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Nested case class construction fails with "no legal prefix" #4859

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scabug opened this issue Jul 31, 2011 · 17 comments
Closed

Nested case class construction fails with "no legal prefix" #4859

scabug opened this issue Jul 31, 2011 · 17 comments
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@scabug scabug commented Jul 31, 2011

==========================================================================================
This is a bug, affected versions (at least) 2.9.0.1, 2.9.1.RC1 and 2.10 (a recent nightly)

Try to compile the following:

object O {
val o = C().CC(0)
}
case class C(s: String = "") {
case class CC(ii: Int) {
val ss = s
}
}

Will result in
error: java.lang.NullPointerException
at scala.tools.nsc.typechecker.Typers$Typer.typedTypeConstructor(Typers.scala:4329)
at scala.tools.nsc.typechecker.Typers$Typer.typedTypeConstructor(Typers.scala:4353)
at scala.tools.nsc.typechecker.Typers$Typer.typedNew$1(Typers.scala:3185) ...

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@scabug scabug commented Jul 31, 2011

Imported From: https://issues.scala-lang.org/browse/SI-4859?orig=1
Reporter: @hseeberger
Affected Versions: 2.9.0, 2.9.1

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@scabug scabug commented Aug 6, 2011

@paulp said:
Minimized.

object O {
  new C().CC()
}

class C() {
  case class CC()
}
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@scabug scabug commented Aug 6, 2011

Commit Message Bot (anonymous) said:
(extempore in r25453) Don't want to chase NPEs around for the rest of my life. Created
"NoCompilationUnit" and "NoSourceFile" objects to represent not-present
versions of these items. Seems a lot better than null. References
#4859, got past NPE only to uncover the actual problem. No review.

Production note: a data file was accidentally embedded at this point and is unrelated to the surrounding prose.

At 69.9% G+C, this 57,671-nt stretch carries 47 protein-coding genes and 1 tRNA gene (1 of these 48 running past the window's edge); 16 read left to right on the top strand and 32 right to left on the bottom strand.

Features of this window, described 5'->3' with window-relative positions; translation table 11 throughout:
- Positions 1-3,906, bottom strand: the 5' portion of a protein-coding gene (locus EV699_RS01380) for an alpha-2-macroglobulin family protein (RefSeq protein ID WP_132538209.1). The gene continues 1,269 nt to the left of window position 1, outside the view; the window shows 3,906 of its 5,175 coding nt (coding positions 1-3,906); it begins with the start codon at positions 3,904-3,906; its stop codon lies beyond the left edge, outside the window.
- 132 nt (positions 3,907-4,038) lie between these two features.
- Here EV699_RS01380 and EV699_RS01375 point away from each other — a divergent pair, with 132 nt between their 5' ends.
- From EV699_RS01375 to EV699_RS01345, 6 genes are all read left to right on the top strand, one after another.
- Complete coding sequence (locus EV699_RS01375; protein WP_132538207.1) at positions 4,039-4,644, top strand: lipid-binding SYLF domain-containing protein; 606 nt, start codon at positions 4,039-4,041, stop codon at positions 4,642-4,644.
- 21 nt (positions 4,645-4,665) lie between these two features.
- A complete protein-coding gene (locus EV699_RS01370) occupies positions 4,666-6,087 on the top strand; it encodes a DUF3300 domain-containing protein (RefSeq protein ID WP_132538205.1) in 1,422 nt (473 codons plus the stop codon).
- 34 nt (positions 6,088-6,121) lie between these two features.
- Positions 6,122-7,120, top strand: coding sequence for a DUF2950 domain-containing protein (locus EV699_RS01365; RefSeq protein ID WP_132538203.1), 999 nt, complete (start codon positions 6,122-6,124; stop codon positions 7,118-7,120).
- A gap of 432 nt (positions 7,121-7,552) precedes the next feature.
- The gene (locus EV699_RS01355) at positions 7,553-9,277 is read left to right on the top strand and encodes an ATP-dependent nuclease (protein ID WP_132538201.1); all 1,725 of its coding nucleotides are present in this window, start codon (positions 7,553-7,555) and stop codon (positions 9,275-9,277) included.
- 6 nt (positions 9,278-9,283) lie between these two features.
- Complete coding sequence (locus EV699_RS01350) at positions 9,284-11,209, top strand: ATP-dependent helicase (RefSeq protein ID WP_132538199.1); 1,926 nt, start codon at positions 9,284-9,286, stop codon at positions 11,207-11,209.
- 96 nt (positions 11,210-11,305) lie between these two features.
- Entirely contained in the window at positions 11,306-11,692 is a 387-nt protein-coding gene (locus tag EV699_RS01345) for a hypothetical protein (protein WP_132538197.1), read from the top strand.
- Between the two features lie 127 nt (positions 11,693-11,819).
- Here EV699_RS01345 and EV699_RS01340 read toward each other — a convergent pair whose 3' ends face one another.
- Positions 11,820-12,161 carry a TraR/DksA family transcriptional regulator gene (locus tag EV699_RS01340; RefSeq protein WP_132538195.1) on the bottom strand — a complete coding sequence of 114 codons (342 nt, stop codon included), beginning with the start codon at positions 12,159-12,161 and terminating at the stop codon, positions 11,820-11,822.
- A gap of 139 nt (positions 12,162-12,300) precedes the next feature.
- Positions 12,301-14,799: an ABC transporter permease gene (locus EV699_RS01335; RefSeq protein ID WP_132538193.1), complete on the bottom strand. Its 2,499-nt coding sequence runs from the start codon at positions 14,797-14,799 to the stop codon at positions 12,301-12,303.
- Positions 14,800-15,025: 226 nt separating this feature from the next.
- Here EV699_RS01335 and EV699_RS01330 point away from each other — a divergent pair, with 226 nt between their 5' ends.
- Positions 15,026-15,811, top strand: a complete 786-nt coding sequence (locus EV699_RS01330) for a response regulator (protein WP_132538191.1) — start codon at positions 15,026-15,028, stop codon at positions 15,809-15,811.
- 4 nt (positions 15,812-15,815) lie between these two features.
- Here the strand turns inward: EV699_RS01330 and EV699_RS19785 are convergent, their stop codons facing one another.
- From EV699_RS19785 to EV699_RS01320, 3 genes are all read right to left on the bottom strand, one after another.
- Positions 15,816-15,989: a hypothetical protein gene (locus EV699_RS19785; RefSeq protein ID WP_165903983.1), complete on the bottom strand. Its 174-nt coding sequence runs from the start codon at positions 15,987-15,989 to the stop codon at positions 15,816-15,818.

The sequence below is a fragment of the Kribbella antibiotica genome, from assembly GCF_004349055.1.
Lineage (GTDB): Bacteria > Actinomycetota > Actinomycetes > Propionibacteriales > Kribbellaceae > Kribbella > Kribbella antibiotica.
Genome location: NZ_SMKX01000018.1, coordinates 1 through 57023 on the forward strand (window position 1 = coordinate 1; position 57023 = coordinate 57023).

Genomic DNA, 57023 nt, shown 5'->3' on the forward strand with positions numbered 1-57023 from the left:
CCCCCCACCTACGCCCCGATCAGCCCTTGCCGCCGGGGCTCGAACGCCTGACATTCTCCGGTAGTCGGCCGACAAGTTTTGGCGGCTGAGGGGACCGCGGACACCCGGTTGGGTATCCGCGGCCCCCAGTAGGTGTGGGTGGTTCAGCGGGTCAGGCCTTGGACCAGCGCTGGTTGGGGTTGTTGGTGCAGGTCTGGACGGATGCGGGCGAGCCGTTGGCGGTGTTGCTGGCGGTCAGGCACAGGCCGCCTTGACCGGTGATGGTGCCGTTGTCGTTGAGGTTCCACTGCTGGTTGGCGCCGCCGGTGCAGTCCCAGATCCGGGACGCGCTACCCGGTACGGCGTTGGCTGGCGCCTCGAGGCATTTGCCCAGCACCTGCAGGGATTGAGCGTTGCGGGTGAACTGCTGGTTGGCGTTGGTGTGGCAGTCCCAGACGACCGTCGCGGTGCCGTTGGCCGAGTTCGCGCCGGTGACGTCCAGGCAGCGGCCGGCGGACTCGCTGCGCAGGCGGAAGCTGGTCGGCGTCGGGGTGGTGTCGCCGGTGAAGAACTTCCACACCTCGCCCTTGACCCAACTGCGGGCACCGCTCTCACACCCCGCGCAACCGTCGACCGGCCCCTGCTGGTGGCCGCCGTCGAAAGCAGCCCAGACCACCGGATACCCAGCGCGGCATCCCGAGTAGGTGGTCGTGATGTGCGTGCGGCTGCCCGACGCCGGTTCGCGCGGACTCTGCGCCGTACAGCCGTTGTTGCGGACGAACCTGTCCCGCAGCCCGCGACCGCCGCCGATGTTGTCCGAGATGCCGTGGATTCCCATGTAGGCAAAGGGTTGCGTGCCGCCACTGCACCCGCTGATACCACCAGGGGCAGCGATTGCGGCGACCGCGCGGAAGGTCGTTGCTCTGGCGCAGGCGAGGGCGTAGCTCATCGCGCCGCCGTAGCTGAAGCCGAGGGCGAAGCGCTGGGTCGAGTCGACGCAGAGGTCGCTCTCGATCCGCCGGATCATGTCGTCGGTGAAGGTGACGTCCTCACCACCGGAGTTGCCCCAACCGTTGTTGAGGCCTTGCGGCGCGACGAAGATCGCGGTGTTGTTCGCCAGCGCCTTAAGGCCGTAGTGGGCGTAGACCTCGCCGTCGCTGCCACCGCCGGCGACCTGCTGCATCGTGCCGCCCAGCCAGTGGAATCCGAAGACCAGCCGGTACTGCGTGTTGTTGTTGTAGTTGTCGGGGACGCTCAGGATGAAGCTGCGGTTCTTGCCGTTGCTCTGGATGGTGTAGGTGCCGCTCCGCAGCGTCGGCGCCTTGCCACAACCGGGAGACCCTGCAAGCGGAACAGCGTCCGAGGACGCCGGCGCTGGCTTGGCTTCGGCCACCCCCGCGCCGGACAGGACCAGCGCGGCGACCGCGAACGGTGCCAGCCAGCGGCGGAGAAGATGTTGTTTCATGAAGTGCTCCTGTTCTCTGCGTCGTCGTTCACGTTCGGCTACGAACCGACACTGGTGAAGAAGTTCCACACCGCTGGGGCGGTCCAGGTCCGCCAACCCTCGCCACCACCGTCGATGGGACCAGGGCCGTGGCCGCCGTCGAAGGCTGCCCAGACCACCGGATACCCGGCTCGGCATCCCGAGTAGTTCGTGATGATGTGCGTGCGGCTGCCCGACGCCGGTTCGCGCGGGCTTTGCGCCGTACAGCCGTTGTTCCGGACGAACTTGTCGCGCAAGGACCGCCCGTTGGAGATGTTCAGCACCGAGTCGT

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@scabug scabug commented Aug 6, 2011

@paulp said:
NPE fixed, actual problem is shown here (test/pending/pos/bug4859.scala)

object O {
  // error: C is not a legal prefix for a constructor
  C().CC()
  // but this works.
  D().DD()
}

case class C() {
  case class CC()
}

case class D() {
  class DD()
  object DD {
    def apply() = new DD()
  }
}
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@scabug scabug commented Aug 16, 2011

@adriaanm said:
both should work

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@scabug scabug commented Oct 7, 2011

Matthew Farwell (mfarwell) said:
The following is also a manifestation of this bug:

object Test {
case class B() { case class C() }
var b = B()
var c = b.C()
}

This bug is now fixed in version scala-2.10.0.r25798-b20111007023456.

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@scabug scabug commented Dec 3, 2011

Stefan Wehr (stefanwehr) said:
Is this bug fixed or not? The status is "open" and the resolution "unresolved", but Matthew Farwell's comment indicates that the bug is fixed in scala-2.10.0.r25798-b20111007023456.

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@scabug scabug commented Dec 4, 2011

Matthew Farwell (mfarwell) said:
Sorry, the above was my opinion, I'm not an official person, I can't declare a bug fixed. I believe it to be fixed though.

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@scabug scabug commented Dec 4, 2011

David Leuschner (dleuschner) said:
Thank you for the information, Matthew! It's good to know that it's fixed.

I just realized that this bug was already present before 2.9.1 was released on 2011-08-31 and the NPE was even fixed before it was released but it is still present in the current stable release. We as a company (factis research) are considering adopting Scala as the main language. We have a Haskell server in production and one of the reasons of choosing Scala over Haskell is that we're hoping that there's a focus on "industrial strength" quality, tools and commercial support. We got the impression that there's a big community using Scala not only for fun but for commercial services.